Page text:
Take, for example, Advisory Opinion 08-08. There, OIG issued a favorable advisory opinion for an orthopedist-owned ASC, where a quarter of the physician-investors would not satisfy the one-third income test. The reason they would not, though, was that they routinely perform inpatient surgical procedures, deriving at least one-third of their medical practice income from procedures performed in an inpatient setting. Although they would be in a position to refer pain management procedures to be performed at the ASC, the requesting party certified that these physicians would personally perform any pain management procedures they refer to the ASC. Ultimately, this gave OIG comfort that the ASC investment was not a means to profit from referrals for procedures performed by others.
Advisory Opinions 03-02 and 21-02 follow similar reasoning. In both, some physician-investors would not satisfy the one-third income test. They would, however, derive one-third of their medical practice income from procedures that were either ASC procedures or require a hospital operating room, meaning they were proceduralists who regularly perform procedures requiring at least an ASC level of care.
These two advisory opinions—one involving a single-specialty ASC and the other a multi-specialty ASC—illustrate the different risk profiles of single- and multi-specialty ASCs. For the single-specialty ASC in Advisory Opinion 03-02, it was enough for the non-qualifying physicians to be of the same specialty and themselves be proceduralists. In OIG’s view, this made it more likely that they would use the ASC for procedures rather than passive referrals. For the multi-specialty ASC in Advisory Opinion 21-02, OIG relied on two additional favorable facts: The non-qualifying physician-investors would, in fact, regularly perform procedures in the ASC, and procedures from cross-specialty referrals would be exceedingly rare, representing less than 1% of the procedures performed at the ASC. These two facts minimized the risk that the ASC investment would be used as a vehicle to profit from referrals of procedures performed by others.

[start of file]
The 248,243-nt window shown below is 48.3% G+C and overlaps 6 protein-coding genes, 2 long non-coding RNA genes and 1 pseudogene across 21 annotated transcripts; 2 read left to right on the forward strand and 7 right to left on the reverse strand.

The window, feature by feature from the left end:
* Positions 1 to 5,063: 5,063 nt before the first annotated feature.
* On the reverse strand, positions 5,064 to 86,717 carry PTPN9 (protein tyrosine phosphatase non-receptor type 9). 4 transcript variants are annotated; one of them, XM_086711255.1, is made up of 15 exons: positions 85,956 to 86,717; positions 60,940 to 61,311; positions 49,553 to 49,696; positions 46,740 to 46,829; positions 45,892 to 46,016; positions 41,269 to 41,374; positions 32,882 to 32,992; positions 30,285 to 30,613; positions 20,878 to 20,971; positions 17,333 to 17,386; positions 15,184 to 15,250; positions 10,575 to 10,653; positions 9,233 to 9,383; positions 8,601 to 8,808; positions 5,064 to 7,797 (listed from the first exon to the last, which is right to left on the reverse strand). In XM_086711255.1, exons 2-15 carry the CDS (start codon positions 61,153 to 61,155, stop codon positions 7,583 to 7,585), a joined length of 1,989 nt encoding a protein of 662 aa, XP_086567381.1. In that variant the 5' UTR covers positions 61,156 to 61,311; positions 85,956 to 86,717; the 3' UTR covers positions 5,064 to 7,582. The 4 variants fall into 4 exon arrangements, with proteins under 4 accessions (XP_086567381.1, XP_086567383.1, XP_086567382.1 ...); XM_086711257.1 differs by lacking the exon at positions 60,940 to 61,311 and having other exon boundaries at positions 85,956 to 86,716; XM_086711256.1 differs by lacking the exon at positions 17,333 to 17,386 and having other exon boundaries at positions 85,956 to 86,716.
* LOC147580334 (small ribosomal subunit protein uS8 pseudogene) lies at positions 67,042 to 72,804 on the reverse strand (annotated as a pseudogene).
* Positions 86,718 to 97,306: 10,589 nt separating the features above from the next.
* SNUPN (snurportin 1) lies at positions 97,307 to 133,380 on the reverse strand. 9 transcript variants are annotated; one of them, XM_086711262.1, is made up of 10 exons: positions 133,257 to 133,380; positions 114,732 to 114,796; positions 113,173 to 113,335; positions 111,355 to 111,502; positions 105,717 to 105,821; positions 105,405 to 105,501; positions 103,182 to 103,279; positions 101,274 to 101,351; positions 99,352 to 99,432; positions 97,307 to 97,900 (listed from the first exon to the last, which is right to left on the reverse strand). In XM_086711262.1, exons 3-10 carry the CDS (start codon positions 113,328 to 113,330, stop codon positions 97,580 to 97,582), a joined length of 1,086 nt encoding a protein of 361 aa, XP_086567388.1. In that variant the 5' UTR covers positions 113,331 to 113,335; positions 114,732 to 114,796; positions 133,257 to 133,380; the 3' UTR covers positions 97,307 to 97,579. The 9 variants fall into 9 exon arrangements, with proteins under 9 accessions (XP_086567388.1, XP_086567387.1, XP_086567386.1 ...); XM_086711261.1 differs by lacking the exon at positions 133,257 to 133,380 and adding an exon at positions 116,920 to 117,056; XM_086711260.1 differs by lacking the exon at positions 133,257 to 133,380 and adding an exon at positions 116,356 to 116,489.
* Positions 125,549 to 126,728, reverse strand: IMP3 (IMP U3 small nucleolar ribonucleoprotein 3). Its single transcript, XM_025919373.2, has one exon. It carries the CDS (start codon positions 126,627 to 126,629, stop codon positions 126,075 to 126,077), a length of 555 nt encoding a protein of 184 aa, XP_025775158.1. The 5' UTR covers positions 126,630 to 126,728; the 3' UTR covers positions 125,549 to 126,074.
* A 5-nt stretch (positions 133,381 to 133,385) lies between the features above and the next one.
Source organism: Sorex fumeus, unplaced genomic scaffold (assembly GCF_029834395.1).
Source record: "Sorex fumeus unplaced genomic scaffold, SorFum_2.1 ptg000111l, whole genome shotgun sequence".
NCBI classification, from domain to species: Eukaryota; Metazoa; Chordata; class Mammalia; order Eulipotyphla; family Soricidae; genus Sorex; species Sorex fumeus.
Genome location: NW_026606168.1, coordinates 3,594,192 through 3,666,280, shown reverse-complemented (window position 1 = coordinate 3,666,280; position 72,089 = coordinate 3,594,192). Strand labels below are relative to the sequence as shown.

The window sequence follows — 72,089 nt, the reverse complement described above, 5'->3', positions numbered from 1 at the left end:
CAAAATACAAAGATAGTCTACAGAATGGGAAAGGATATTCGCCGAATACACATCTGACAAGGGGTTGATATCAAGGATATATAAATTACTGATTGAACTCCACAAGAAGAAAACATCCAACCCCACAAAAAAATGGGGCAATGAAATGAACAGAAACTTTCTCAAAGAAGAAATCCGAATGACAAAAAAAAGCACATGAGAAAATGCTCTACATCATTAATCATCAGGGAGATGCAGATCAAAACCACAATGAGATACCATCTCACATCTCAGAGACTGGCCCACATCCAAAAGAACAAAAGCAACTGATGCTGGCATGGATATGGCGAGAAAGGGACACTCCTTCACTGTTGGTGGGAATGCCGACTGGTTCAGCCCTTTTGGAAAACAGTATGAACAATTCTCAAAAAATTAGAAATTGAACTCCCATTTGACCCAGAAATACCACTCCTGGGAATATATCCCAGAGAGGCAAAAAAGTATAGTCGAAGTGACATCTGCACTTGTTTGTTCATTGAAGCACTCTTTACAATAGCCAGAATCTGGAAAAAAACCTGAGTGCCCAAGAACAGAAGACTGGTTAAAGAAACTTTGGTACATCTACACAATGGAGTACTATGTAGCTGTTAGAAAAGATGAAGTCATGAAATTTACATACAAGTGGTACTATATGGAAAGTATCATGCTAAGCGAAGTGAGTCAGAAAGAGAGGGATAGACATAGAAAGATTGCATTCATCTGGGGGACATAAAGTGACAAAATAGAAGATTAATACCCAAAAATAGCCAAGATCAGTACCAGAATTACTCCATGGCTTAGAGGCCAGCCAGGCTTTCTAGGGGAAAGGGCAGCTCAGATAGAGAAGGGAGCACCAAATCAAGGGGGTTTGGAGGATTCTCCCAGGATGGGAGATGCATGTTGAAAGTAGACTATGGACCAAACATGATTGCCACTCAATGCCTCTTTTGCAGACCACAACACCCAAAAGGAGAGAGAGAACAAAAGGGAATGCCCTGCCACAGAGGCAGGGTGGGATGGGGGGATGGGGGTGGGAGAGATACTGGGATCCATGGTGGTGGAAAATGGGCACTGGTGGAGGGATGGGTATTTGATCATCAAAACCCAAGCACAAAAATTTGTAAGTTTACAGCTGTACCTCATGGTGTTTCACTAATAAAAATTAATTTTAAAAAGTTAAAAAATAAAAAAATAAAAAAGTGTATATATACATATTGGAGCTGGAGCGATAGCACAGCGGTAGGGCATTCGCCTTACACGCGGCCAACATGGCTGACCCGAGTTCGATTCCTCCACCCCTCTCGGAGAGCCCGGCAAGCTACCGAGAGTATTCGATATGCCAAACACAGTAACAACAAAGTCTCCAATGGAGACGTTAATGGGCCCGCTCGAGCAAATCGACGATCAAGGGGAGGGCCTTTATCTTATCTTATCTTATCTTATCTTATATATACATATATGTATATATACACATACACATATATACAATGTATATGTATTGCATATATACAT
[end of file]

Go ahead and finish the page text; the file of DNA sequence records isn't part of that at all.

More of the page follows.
OIG’s recent FAQ provides a useful framework for assessing risk under the AKS when the one-third income test is not met. Although geared toward single-specialty ASCs, the same framework can be used to analyze risk for any ASC with physician ownership. Sure, the risk profile differs for multi-specialty ASCs, and it is more important that non-qualifying physicians actually use the ASC. But the core analysis remains the same: Are physician-investors profiting off passive referrals? Why do they fail the test (or tests)? And are they using the ASC as an extension of their practice? These questions also help identify safeguards to mitigate the risk, such as those cited in Advisory Opinions 08-08 and 21-02.
Ultimately, the AKS risk is a function of the degree to which physician-investors are likely to profit from passive referrals, weighed against whether they are proceduralists and, if a multi-specialty ASC, how often they actually use the ASC. If the physician-investors are proceduralists who are unlikely to make passive referrals—because they are unlikely to refer to competing physicians within their specialty and, if a multi-specialty ASC, they rarely make cross-specialty referrals—the risk may be fairly low. On the other hand, if they regularly profit from passive referrals, the risk may be substantial. While each arrangement turns on its facts, OIG’s guidance helps draw out the facts that shape the analysis.
Please contact the authors if you have questions about physician investment in ASCs.